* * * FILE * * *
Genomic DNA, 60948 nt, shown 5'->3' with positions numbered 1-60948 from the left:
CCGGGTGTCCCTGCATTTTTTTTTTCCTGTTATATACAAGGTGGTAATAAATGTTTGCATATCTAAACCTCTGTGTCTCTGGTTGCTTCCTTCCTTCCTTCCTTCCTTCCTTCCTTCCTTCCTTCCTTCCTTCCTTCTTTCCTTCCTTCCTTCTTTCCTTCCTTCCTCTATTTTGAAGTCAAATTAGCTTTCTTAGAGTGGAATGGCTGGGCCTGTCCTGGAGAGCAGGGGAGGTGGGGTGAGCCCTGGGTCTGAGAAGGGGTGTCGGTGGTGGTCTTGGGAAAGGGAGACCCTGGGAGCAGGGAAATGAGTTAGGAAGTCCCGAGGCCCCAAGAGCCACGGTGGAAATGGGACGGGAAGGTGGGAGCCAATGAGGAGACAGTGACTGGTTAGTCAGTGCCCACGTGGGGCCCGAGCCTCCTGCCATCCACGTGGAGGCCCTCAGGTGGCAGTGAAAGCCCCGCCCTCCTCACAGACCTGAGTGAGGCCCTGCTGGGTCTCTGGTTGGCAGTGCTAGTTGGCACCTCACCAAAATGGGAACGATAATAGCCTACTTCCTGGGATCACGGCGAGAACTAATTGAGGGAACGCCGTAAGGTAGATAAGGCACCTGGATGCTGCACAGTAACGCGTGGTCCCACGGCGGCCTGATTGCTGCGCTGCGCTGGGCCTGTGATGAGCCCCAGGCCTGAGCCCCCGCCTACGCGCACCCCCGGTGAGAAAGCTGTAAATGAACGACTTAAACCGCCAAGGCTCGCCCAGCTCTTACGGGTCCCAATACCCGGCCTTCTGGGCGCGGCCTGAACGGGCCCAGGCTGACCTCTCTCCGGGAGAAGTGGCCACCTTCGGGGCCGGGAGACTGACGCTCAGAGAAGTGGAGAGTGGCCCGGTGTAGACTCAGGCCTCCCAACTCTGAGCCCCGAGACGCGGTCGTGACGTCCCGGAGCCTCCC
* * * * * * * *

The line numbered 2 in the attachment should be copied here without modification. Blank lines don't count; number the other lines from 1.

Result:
CCGGGTGTCCCTGCATTTTTTTTTTCCTGTTATATACAAGGTGGTAATAAATGTTTGCATATCTAAACCTCTGTGTCTCTGGTTGCTTCCTTCCTTCCTTCCTTCCTTCCTTCCTTCCTTCCTTCCTTCCTTCCTTCTTTCCTTCCTTCCTTCTTTCCTTCCTTCCTCTATTTTGAAGTCAAATTAGCTTTCTTAGAGTGGAATGGCTGGGCCTGTCCTGGAGAGCAGGGGAGGTGGGGTGAGCCCTGGGTCTGAGAAGGGGTGTCGGTGGTGGTCTTGGGAAAGGGAGACCCTGGGAGCAGGGAAATGAGTTAGGAAGTCCCGAGGCCCCAAGAGCCACGGTGGAAATGGGACGGGAAGGTGGGAGCCAATGAGGAGACAGTGACTGGTTAGTCAGTGCCCACGTGGGGCCCGAGCCTCCTGCCATCCACGTGGAGGCCCTCAGGTGGCAGTGAAAGCCCCGCCCTCCTCACAGACCTGAGTGAGGCCCTGCTGGGTCTCTGGTTGGCAGTGCTAGTTGGCACCTCACCAAAATGGGAACGATAATAGCCTACTTCCTGGGATCACGGCGAGAACTAATTGAGGGAACGCCGTAAGGTAGATAAGGCACCTGGATGCTGCACAGTAACGCGTGGTCCCACGGCGGCCTGATTGCTGCGCTGCGCTGGGCCTGTGATGAGCCCCAGGCCTGAGCCCCCGCCTACGCGCACCCCCGGTGAGAAAGCTGTAAATGAACGACTTAAACCGCCAAGGCTCGCCCAGCTCTTACGGGTCCCAATACCCGGCCTTCTGGGCGCGGCCTGAACGGGCCCAGGCTGACCTCTCTCCGGGAGAAGTGGCCACCTTCGGGGCCGGGAGACTGACGCTCAGAGAAGTGGAGAGTGGCCCGGTGTAGACTCAGGCCTCCCAACTCTGAGCCCCGAGACGCGGTCGTGACGTCCCGGAGCCTCCC